June 28, 2018 – The Wisconsin Supreme Court has rejected (5-2) facial and as-applied constitutional challenges to Wisconsin’s $750,000 cap on noneconomic damages for medical malpractice victims, reversing a court of appeals decision that struck the cap.
In 2012, Ascaris Mayo and her husband brought a medical malpractice action after visiting the emergency room at Columbia St. Mary’s Hospital in Milwaukee. She had abdominal pain and a high fever and was told to follow up with her gynecologist.
The next day, at a different emergency room, she was diagnosed with sepsis from an untreated infection. All four of her limbs developed gangrene and needed amputation. The Mayos alleged medical malpractice in a lawsuit filed in Milwaukee County.
A jury did not find that health care providers at St. Mary’s were negligent but did find that providers failed to provide adequate information about options for treating any alternate diagnosis. The jury awarded Mayo $8.8 million in economic damages.
The jury also awarded $15 million in noneconomic damages, emotional suffering, and $1.5 million in noneconomic damages to her husband. However, the noneconomic damages award was subject to a $750,000 cap under legislatively enacted law.
The Wisconsin Legislature enacted the cap, effective in 2006, in response to the Supreme Court’s 2005 decision in Ferdon ex rel. Petrucelli v. Wis. Patients Comp. Fund, in which the Supreme Court ruled that a $350,000 cap was unconstitutional.
In Mayo v. Wisconsin Injured Patients and Families Compensation Fund, 2018 WI 78 (June 27, 2018), the Supreme Court majority overruled Ferdon and upheld the $750,000 noneconomic damages cap despite the facial and as-applied challenges.
The circuit court had relied on Ferdon to rule that the cap was unconstitutional, as applied to the Mayos, on equal protection and due process grounds.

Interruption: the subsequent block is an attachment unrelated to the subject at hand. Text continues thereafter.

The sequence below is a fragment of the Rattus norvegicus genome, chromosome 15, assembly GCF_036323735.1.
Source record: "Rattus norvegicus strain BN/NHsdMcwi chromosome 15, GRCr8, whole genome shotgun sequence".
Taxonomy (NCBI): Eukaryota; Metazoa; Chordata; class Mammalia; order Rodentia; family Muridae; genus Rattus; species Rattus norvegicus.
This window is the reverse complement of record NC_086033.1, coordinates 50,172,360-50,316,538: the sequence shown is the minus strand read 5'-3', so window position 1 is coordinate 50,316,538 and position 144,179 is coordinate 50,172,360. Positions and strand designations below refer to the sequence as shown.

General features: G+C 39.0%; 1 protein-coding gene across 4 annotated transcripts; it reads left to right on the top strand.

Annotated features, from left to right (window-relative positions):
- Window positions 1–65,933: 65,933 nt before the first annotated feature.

The appeals court ruled the cap was facially unconstitutional because it denied equal protection to severely injured victims “who have been awarded damages exceeding the cap, yet always allows full damages to the less severely injured malpractice victims.”
But the Supreme Court majority reversed, concluding the $750,000 cap is neither facially unconstitutional nor unconstitutional as applied to the Mayos.
Not Facially Unconstitutional
Challengers face a high burden to overcome a presumption of constitutionality, the majority noted: they must show a statute is unconstitutional beyond a reasonable doubt.
The majority also noted that the appropriate level of scrutiny is rational basis review. Under rational basis review, a statute is upheld if it has any rational basis.
Joe Forward, Saint Louis Univ. School of Law 2010, is a legal writer for the State Bar of Wisconsin, Madison. He can be reached by email or by phone at (608) 250-6161.
In Ferdon, the majority explained, the Supreme Court determined that rational basis review was the appropriate level of scrutiny, but improperly applied the standard.
“It created an intermediate level of review that it called ‘rational basis with teeth, or meaningful rational basis,’” Chief Justice Patience Roggensack wrote.
“We hereby overrule Ferdon. Rational basis with teeth has no standards for application, usurps the policy forming role of the legislature, and creates uncertainty under the law.”
Under normal rational basis review, the majority explained, the challengers could not overcome the presumption of constitutionality that applies to the damages cap.